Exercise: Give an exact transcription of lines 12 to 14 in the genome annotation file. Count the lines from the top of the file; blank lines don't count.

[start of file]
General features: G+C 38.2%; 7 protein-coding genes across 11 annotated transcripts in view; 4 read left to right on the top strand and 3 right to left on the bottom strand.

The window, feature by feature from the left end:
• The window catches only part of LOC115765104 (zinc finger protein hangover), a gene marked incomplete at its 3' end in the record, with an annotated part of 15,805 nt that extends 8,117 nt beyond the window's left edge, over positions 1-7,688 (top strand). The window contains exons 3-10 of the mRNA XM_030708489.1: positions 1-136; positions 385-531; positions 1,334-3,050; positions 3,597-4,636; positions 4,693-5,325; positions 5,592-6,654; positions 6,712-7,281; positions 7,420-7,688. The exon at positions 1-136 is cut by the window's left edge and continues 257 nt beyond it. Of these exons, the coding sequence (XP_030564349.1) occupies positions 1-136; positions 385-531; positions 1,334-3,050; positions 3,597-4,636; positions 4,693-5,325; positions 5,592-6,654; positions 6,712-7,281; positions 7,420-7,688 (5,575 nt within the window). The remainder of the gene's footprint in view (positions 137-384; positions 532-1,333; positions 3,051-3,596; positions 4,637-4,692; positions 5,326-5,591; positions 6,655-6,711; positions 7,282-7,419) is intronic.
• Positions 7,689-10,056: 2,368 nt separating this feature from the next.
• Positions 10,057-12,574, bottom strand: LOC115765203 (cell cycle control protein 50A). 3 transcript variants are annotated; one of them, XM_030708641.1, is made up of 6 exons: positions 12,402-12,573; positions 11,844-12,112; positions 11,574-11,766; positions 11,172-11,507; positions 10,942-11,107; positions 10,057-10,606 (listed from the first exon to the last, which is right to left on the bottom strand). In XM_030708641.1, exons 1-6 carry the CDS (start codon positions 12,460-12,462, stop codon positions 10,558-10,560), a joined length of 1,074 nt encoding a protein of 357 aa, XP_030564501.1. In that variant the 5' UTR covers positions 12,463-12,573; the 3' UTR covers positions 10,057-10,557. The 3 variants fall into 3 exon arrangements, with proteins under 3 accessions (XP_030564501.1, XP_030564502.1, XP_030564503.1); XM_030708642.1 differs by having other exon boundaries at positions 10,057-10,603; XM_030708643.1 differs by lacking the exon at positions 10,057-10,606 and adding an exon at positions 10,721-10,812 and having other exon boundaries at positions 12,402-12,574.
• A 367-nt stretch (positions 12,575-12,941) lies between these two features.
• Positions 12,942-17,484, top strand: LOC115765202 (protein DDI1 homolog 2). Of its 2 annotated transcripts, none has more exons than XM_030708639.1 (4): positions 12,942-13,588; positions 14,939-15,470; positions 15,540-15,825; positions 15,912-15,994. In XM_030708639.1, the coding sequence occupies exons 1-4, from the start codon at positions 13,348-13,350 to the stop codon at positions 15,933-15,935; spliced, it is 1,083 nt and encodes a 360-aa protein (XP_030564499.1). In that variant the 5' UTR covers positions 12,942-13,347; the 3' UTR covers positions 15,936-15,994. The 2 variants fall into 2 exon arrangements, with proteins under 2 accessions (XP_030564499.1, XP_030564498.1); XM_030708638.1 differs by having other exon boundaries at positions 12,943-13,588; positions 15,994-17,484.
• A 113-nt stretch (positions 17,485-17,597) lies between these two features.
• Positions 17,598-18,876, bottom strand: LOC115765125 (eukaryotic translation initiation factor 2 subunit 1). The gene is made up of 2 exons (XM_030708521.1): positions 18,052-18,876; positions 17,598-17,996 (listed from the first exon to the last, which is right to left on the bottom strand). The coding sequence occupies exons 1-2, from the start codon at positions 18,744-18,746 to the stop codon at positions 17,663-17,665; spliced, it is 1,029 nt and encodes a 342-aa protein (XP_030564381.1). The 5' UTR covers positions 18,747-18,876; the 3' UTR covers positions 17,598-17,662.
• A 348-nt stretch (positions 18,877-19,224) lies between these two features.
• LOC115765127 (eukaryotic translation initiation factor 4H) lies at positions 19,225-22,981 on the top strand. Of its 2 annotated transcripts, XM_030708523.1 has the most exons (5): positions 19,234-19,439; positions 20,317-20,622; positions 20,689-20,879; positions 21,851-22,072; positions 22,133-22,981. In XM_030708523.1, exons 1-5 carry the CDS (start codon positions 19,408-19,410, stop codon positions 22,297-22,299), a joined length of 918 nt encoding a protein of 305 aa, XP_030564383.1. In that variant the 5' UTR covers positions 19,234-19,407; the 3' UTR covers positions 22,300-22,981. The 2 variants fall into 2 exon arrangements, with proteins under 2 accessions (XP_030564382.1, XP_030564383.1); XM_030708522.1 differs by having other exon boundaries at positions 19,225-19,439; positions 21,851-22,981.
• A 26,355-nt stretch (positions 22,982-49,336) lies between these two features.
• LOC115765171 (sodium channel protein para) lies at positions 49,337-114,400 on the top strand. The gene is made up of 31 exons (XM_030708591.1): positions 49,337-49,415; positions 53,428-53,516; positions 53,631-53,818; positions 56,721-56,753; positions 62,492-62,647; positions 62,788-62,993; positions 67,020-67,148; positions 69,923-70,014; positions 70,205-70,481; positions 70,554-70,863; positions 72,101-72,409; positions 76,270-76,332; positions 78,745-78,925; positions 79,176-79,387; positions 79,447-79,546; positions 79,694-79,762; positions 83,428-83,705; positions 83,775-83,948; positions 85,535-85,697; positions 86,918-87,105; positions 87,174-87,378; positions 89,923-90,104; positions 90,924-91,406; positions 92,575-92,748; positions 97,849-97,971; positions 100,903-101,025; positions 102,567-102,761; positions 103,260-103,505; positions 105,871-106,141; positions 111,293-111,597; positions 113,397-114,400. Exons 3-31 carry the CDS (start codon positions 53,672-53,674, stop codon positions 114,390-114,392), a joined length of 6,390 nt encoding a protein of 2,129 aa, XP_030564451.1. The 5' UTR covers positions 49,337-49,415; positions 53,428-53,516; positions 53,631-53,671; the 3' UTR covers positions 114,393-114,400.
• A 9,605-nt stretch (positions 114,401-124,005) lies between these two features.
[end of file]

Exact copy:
• A 26,355-nt stretch (positions 22,982-49,336) lies between these two features.
• LOC115765171 (sodium channel protein para) lies at positions 49,337-114,400 on the top strand. The gene is made up of 31 exons (XM_030708591.1): positions 49,337-49,415; positions 53,428-53,516; positions 53,631-53,818; positions 56,721-56,753; positions 62,492-62,647; positions 62,788-62,993; positions 67,020-67,148; positions 69,923-70,014; positions 70,205-70,481; positions 70,554-70,863; positions 72,101-72,409; positions 76,270-76,332; positions 78,745-78,925; positions 79,176-79,387; positions 79,447-79,546; positions 79,694-79,762; positions 83,428-83,705; positions 83,775-83,948; positions 85,535-85,697; positions 86,918-87,105; positions 87,174-87,378; positions 89,923-90,104; positions 90,924-91,406; positions 92,575-92,748; positions 97,849-97,971; positions 100,903-101,025; positions 102,567-102,761; positions 103,260-103,505; positions 105,871-106,141; positions 111,293-111,597; positions 113,397-114,400. Exons 3-31 carry the CDS (start codon positions 53,672-53,674, stop codon positions 114,390-114,392), a joined length of 6,390 nt encoding a protein of 2,129 aa, XP_030564451.1. The 5' UTR covers positions 49,337-49,415; positions 53,428-53,516; positions 53,631-53,671; the 3' UTR covers positions 114,393-114,400.
• A 9,605-nt stretch (positions 114,401-124,005) lies between these two features.